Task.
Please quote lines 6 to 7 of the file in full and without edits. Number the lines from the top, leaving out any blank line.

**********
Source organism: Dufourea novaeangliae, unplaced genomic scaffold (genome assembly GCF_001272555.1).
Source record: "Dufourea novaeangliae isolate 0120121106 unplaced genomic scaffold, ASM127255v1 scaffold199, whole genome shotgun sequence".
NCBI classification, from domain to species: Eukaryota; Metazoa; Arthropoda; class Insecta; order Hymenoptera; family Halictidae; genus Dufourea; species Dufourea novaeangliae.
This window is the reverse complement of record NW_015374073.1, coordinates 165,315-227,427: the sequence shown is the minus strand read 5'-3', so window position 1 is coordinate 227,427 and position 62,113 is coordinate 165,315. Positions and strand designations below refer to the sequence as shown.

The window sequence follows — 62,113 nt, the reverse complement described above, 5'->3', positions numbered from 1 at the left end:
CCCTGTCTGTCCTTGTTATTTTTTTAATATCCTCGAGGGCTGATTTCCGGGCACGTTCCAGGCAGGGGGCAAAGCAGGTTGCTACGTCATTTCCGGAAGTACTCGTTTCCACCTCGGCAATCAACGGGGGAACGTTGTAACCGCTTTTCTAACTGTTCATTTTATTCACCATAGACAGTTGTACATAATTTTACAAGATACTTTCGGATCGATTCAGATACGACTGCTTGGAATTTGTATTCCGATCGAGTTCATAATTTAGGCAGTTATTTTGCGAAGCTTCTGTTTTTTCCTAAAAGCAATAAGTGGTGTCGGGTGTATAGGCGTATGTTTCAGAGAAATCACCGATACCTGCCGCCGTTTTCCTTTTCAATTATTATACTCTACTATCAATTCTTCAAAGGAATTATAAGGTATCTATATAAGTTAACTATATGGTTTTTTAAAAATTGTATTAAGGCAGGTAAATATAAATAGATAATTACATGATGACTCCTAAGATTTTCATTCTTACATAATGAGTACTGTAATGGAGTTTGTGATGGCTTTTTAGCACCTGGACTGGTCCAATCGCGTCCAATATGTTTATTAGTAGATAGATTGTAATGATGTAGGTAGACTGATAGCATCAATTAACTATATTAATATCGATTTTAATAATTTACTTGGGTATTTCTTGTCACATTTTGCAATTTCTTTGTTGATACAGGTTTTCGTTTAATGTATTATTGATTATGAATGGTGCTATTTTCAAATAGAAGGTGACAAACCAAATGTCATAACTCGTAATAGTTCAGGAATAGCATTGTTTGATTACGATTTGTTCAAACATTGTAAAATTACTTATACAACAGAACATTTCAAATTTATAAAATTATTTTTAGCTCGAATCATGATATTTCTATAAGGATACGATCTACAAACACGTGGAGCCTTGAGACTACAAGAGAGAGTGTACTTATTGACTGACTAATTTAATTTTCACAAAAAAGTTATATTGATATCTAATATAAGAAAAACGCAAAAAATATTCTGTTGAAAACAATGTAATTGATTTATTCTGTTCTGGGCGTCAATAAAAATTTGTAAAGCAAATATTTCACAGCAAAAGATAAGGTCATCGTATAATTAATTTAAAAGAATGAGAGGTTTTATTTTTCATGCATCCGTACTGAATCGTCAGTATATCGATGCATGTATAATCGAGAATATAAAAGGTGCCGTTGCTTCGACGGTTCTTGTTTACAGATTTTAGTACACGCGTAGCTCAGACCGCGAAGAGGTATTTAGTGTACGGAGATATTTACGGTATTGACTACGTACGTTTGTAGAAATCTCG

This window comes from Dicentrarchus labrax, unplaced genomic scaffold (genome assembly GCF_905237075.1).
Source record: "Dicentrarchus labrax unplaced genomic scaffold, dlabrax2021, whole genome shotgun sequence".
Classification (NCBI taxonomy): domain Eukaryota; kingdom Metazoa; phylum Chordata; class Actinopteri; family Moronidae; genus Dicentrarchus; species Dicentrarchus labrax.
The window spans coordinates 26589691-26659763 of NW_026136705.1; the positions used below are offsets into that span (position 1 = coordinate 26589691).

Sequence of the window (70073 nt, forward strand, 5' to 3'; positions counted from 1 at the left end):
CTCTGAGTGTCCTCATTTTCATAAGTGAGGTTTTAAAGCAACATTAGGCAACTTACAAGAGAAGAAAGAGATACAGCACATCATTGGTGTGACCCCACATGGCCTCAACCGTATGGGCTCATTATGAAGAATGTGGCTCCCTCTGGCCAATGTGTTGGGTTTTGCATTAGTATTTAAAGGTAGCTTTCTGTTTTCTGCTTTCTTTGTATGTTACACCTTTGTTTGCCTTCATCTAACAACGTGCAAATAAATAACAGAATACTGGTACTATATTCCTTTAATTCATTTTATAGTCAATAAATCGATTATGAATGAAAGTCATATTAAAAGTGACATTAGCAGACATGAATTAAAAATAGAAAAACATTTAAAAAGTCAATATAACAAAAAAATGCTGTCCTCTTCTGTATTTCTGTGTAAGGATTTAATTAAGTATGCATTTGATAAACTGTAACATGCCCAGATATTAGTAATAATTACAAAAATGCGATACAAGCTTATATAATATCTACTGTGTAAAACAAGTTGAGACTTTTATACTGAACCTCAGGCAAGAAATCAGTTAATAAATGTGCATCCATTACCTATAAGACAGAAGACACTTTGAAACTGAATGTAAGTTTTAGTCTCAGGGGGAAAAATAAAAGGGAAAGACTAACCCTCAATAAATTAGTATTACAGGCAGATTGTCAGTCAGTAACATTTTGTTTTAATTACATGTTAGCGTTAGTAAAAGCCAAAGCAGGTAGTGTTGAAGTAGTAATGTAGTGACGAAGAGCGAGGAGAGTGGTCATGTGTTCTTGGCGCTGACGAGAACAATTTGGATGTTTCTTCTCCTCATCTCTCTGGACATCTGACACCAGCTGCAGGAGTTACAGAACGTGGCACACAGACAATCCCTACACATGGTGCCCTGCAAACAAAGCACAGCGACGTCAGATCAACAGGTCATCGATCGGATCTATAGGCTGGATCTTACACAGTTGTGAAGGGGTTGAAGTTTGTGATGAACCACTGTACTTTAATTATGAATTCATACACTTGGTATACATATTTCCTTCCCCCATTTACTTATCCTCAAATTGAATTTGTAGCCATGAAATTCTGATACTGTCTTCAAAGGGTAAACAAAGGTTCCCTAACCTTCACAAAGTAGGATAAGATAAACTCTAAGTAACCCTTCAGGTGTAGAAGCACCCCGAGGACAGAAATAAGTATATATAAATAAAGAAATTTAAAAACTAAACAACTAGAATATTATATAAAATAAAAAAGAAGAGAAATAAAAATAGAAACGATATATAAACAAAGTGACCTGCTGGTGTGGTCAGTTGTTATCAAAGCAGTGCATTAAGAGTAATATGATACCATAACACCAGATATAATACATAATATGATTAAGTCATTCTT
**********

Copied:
CCCTGTCTGTCCTTGTTATTTTTTTAATATCCTCGAGGGCTGATTTCCGGGCACGTTCCAGGCAGGGGGCAAAGCAGGTTGCTACGTCATTTCCGGAAGTACTCGTTTCCACCTCGGCAATCAACGGGGGAACGTTGTAACCGCTTTTCTAACTGTTCATTTTATTCACCATAGACAGTTGTACATAATTTTACAAGATACTTTCGGATCGATTCAGATACGACTGCTTGGAATTTGTATTCCGATCGAGTTCATAATTTAGGCAGTTATTTTGCGAAGCTTCTGTTTTTTCCTAAAAGCAATAAGTGGTGTCGGGTGTATAGGCGTATGTTTCAGAGAAATCACCGATACCTGCCGCCGTTTTCCTTTTCAATTATTATACTCTACTATCAATTCTTCAAAGGAATTATAAGGTATCTATATAAGTTAACTATATGGTTTTTTAAAAATTGTATTAAGGCAGGTAAATATAAATAGATAATTACATGATGACTCCTAAGATTTTCATTCTTACATAATGAGTACTGTAATGGAGTTTGTGATGGCTTTTTAGCACCTGGACTGGTCCAATCGCGTCCAATATGTTTATTAGTAGATAGATTGTAATGATGTAGGTAGACTGATAGCATCAATTAACTATATTAATATCGATTTTAATAATTTACTTGGGTATTTCTTGTCACATTTTGCAATTTCTTTGTTGATACAGGTTTTCGTTTAATGTATTATTGATTATGAATGGTGCTATTTTCAAATAGAAGGTGACAAACCAAATGTCATAACTCGTAATAGTTCAGGAATAGCATTGTTTGATTACGATTTGTTCAAACATTGTAAAATTACTTATACAACAGAACATTTCAAATTTATAAAATTATTTTTAGCTCGAATCATGATATTTCTATAAGGATACGATCTACAAACACGTGGAGCCTTGAGACTACAAGAGAGAGTGTACTTATTGACTGACTAATTTAATTTTCACAAAAAAGTTATATTGATATCTAATATAAGAAAAACGCAAAAAATATTCTGTTGAAAACAATGTAATTGATTTATTCTGTTCTGGGCGTCAATAAAAATTTGTAAAGCAAATATTTCACAGCAAAAGATAAGGTCATCGTATAATTAATTTAAAAGAATGAGAGGTTTTATTTTTCATGCATCCGTACTGAATCGTCAGTATATCGATGCATGTATAATCGAGAATATAAAAGGTGCCGTTGCTTCGACGGTTCTTGTTTACAGATTTTAGTACACGCGTAGCTCAGACCGCGAAGAGGTATTTAGTGTACGGAGATATTTACGGTATTGACTACGTACGTTTGTAGAAATCTCG

This window comes from Dicentrarchus labrax, unplaced genomic scaffold (genome assembly GCF_905237075.1).